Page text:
Whether we look at the House or the Senate bill, the tax reform plan being passed by Congress is a disaster waiting to happen.
It is bad for all poor people, but particularly dangerous to African-Americans, who as a group are among the most vulnerable. The plan, when coupled with massive budget cuts, is set to restructure America into a place where a person’s financial destiny is almost entirely determined by their lineage. This flies in the face of all of the bootstrap myths that are told about American capitalism, and the opportunity it affords each new generation to change its destiny. And, looking even broader, the bigger problem of success by lineage is that American history reverberates with inequity in access to financial resources, built largely along lines of oppression based on race.
While there are many white poor that will be impacted negatively, we cannot turn a blind eye to the fact that nearly all high-wealth families in America are white. According to the new data from the Federal Reserve, 15 percent of white families are worth more than a million dollars, and this tax cut is summarily about keeping those white wealthy families very wealthy, no matter how unfair an advantage their riches are built upon.
Dating back to slavery, and through Jim Crow, African-Americans have been summarily locked out of wealth, and at the same time been used to prop up many white fortunes due to codified advantage.
From Lake Providence, Louisiana, the most unequal place by wealth in America sustained largely by advantageous farm subsidies given to rich white families, to ticketing schemes oppressing black families in Ferguson, Missouri, for decades lineage has tied so many to outcomes unfairly. Now, due to this tax reform, as wealth echoes from father to son without penalty, these same blacks will be forced to live out that financial theft repetitively through the generations with the proposed repeal of the estate tax.
Also a federal government starved of resources due to massive changes in policy like the corporate tax rate, as it drops from 35 percent to 20 percent, will be forced to rein in spending on programs — ranging from head start preschools for poor kindergartners as 200,000 slots are cut, to K–12 primary schooling as budgets are slashed by up to 30 percent, and massive cuts to funding for Pell grants for the most needy that go to college. And it is African Americans who stand to be left holding the heaviest social burden due to an immense racial wealth gap that has been baked into American life.
In my Emmy nominated documentary “Freeway: Crack In The System” we covered Reaganomics and the effects of trickledown economics, but what we face today is far worse. It is, figuratively, Reaganomics on crack, strengthened by income inequality we haven’t seen in America since before the depression during the era of the robber baron. What will America’s poor do without financial resources, and without government to ensure some semblance of equity in access?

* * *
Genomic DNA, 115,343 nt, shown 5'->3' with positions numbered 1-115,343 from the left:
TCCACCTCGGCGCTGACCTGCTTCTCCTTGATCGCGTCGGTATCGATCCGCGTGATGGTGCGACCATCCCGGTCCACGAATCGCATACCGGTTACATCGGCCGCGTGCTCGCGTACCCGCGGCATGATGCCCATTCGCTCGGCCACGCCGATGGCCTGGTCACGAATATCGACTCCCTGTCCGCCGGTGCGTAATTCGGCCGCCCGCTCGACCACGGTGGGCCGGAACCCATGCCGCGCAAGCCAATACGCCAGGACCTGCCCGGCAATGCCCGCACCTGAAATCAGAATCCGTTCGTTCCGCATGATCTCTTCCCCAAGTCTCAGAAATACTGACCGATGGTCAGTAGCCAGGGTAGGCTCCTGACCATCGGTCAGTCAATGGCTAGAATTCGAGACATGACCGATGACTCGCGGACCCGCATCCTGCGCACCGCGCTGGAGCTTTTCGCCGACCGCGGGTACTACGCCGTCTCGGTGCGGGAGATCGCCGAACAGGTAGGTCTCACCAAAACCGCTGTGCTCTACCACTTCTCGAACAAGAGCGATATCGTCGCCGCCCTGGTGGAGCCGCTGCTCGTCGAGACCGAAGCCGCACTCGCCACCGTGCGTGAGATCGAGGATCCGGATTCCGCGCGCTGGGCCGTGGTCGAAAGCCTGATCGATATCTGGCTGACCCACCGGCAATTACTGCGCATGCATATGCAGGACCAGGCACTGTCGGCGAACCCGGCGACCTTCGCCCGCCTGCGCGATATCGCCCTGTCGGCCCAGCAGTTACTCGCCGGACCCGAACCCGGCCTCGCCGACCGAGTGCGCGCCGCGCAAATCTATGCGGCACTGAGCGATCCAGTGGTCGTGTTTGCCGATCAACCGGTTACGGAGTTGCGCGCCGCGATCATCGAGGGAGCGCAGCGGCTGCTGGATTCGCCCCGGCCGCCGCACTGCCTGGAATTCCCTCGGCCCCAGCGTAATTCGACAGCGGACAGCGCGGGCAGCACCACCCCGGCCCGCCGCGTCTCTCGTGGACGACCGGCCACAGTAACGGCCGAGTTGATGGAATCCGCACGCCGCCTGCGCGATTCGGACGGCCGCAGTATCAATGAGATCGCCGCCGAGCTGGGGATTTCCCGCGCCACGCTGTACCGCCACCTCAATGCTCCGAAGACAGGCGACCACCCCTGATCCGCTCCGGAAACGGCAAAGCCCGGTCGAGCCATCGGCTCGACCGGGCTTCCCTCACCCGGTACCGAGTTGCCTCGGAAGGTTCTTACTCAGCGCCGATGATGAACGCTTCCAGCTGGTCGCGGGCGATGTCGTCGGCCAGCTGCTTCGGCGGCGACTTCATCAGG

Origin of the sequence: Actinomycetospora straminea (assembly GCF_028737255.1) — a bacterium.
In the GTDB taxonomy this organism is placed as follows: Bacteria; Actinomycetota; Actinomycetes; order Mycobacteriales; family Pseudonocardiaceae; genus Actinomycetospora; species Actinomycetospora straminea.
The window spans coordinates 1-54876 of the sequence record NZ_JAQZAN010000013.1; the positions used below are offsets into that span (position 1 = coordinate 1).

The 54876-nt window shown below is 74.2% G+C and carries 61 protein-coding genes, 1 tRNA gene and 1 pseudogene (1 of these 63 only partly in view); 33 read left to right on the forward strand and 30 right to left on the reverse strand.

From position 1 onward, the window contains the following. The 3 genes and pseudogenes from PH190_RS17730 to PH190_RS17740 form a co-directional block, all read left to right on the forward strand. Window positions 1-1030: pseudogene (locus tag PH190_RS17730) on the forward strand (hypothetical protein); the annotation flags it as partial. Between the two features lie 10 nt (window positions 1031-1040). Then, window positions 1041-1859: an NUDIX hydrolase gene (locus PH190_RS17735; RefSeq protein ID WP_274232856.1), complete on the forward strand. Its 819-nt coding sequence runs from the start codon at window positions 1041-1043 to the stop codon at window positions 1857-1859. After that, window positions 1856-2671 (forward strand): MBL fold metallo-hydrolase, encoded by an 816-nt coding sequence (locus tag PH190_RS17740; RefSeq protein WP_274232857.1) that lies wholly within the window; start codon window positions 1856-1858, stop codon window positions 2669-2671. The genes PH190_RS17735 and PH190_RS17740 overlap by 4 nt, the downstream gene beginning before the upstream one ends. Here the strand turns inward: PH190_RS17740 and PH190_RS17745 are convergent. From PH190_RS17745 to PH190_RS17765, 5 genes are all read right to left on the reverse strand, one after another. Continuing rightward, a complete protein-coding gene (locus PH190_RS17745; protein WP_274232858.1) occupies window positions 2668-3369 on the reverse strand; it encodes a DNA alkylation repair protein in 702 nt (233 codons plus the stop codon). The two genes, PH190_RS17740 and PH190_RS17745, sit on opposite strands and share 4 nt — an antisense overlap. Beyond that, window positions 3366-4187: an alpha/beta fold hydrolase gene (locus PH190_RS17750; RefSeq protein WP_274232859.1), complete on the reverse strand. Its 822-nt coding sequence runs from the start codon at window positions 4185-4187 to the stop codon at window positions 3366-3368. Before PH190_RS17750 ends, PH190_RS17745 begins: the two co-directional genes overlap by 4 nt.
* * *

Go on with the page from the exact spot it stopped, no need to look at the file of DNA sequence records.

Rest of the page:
This reform in taxes sets in during an era in which a robber baron sits as president of the United States, Donald Trump. It's a term used to describe the Carnegies and Rockefellers who were American big businessmen that by some accounts amassed huge fortunes immorally, unethically, and unfairly. But we have been apt not to use that to describe Donald Trump, the Koch brothers, or even Puff Daddy. Men who are said to have made it to the top of Forbes lists of the rich and famous by being industrial, rather than unscrupulous. Let's be clear, the personality-based wealth behind the decadent veil of Puff daddy or Oprah Winfrey doesn’t sit in the same sphere as the production power of the Koch Brothers, or the retail and distribution reach of the Walton family. But what is unequivocally clear is they all sit on a side of the fence opposite many African-Americans, and working class White America.
We all stand at a unique cross roads where we must both recognize the impact of our racialized past, be diligent in our politics in the present, and forge new alliances among the poor as we move into the future. If we do not do these things the greed of the robber barons may consume us all.
Antonio Moore, an attorney based in Los Angeles, is one of the producers of the Emmy-nominated documentary "Freeway: Crack in the System." He has contributed pieces to the Grio, The Huffington Post, and Inequality.org on the topics of race, mass incarceration, and economics. Follow him on YouTube Channel Tonetalks. For more of his reports, Click Here Now.
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